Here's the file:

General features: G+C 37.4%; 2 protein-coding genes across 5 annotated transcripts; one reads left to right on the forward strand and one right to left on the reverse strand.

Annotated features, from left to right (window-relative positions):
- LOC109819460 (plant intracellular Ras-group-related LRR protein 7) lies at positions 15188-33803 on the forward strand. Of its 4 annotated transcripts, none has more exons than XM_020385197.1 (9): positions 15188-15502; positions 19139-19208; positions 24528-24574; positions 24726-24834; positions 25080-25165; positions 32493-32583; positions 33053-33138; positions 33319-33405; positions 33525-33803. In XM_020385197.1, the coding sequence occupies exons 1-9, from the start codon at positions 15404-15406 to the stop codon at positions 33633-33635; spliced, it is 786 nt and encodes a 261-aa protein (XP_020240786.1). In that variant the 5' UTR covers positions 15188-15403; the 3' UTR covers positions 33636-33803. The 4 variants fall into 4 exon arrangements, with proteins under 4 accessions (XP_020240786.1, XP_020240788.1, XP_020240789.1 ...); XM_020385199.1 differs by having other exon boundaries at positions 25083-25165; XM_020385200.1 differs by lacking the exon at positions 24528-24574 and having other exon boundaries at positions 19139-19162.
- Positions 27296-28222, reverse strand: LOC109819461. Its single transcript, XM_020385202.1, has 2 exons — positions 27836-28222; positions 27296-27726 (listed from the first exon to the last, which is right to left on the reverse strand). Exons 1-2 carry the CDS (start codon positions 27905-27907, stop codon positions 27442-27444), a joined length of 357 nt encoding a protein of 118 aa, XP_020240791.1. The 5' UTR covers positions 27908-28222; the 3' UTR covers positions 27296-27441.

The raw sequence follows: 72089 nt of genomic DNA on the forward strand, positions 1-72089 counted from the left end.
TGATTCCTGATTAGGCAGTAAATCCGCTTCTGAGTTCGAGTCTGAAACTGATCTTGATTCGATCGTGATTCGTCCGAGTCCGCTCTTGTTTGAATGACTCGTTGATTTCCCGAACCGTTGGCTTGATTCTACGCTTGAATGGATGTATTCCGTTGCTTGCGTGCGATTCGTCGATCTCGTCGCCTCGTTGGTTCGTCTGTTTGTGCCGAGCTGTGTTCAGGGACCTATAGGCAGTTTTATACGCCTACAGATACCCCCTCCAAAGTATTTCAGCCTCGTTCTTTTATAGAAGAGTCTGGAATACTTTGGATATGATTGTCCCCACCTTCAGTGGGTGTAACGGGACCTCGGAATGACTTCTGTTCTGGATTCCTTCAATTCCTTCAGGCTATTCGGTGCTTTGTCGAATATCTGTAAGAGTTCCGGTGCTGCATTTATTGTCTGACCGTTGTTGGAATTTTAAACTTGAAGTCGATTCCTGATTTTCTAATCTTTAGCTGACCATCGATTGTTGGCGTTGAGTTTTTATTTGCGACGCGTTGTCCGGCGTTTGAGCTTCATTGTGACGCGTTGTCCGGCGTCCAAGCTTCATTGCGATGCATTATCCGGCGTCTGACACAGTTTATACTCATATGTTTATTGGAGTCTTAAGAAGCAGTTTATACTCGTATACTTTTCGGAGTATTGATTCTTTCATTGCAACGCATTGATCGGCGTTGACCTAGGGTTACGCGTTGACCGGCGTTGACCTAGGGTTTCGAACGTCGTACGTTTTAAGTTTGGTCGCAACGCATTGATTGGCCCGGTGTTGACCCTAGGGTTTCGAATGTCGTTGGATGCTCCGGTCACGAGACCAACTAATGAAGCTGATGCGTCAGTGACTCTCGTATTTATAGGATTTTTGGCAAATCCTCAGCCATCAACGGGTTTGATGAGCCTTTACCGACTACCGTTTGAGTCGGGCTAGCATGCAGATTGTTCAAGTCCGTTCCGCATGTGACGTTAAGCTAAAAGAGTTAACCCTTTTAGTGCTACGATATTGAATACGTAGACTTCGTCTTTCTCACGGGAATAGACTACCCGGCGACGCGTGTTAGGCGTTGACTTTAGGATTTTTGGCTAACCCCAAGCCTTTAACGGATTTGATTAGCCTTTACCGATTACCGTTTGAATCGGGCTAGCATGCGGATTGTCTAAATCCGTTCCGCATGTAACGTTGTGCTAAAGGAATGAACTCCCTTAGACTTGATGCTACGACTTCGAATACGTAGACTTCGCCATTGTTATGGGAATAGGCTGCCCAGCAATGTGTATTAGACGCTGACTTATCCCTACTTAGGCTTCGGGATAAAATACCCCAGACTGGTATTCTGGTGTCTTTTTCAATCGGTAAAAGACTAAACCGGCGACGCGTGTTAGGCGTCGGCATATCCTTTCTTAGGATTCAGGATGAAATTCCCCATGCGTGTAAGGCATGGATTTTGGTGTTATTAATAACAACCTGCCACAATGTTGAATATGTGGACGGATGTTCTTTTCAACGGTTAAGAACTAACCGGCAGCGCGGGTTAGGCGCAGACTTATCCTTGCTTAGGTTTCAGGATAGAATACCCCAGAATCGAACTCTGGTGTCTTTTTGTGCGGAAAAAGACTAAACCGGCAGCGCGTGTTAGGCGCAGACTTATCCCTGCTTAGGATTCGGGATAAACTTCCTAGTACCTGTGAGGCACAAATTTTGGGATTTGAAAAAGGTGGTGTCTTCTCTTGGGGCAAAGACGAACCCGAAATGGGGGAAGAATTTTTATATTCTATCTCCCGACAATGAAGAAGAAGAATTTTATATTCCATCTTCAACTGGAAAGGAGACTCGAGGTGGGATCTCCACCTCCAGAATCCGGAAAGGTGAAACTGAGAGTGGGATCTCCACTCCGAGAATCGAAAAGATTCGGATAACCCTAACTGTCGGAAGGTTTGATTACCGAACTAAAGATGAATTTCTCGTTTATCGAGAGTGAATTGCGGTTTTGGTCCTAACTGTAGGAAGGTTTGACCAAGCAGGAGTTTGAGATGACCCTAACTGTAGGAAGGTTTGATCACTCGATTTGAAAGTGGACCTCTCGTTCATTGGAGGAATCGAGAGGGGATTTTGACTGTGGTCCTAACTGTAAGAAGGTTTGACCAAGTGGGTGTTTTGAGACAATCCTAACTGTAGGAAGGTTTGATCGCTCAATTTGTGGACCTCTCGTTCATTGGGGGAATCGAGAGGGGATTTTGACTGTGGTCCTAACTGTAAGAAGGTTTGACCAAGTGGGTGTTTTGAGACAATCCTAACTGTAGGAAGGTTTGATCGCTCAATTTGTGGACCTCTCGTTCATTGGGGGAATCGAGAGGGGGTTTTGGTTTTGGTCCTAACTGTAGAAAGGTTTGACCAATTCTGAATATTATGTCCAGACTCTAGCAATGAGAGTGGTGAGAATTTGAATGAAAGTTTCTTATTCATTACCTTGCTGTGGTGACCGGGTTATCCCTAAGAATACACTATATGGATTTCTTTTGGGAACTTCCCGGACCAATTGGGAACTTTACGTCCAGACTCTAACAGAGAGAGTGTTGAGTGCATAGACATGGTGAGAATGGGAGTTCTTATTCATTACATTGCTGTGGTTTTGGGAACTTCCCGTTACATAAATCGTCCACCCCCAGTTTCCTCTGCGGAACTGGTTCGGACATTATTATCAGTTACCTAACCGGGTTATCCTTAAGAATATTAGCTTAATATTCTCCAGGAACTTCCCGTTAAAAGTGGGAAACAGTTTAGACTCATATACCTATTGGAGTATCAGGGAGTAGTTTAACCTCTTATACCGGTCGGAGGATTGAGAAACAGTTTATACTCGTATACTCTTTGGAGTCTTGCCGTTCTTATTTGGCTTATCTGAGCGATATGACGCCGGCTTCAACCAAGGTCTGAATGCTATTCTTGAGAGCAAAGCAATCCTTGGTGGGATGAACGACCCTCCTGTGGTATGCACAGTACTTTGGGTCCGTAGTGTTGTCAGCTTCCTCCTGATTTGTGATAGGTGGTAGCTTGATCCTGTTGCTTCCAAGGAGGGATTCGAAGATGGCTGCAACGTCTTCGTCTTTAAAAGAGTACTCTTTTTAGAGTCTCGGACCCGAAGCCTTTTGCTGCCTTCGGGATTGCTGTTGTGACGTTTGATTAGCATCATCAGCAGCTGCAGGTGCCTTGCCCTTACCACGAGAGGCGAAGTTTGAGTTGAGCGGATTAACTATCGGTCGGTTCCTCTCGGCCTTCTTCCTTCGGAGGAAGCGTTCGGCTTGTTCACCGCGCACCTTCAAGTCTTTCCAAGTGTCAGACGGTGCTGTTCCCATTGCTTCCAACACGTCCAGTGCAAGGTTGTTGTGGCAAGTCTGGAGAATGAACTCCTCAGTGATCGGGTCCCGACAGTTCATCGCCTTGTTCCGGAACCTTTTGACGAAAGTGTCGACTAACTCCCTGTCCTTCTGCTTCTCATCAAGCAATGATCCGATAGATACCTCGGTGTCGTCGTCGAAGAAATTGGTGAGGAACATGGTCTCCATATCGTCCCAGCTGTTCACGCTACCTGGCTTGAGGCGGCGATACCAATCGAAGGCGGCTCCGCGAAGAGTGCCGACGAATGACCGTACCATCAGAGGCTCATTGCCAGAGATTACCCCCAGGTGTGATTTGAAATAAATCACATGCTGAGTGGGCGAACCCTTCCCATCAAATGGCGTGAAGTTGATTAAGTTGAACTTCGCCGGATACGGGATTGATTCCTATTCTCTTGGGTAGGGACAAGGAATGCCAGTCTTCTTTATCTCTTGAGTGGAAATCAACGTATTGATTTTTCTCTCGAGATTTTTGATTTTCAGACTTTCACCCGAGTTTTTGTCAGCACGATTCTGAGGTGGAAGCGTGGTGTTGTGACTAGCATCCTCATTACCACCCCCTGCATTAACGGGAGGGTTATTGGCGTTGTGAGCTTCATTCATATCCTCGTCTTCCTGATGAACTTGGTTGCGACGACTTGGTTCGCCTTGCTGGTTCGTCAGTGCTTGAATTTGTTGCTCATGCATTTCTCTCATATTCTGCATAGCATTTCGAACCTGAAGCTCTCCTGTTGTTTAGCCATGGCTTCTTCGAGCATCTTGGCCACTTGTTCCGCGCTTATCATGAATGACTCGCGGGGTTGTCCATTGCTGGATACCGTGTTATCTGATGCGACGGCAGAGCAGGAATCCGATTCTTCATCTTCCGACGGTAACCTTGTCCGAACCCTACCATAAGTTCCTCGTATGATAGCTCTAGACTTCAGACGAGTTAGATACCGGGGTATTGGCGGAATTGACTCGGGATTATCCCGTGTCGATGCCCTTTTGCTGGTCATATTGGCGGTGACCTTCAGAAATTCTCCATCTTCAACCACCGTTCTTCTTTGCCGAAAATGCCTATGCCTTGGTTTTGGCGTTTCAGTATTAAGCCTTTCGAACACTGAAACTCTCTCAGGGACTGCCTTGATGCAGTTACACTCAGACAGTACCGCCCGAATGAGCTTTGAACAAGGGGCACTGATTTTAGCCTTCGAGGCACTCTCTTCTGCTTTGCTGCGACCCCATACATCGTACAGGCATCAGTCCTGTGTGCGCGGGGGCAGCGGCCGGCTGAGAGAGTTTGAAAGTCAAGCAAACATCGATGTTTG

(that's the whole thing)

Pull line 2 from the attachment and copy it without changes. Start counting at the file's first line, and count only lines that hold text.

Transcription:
Annotated features, from left to right (window-relative positions):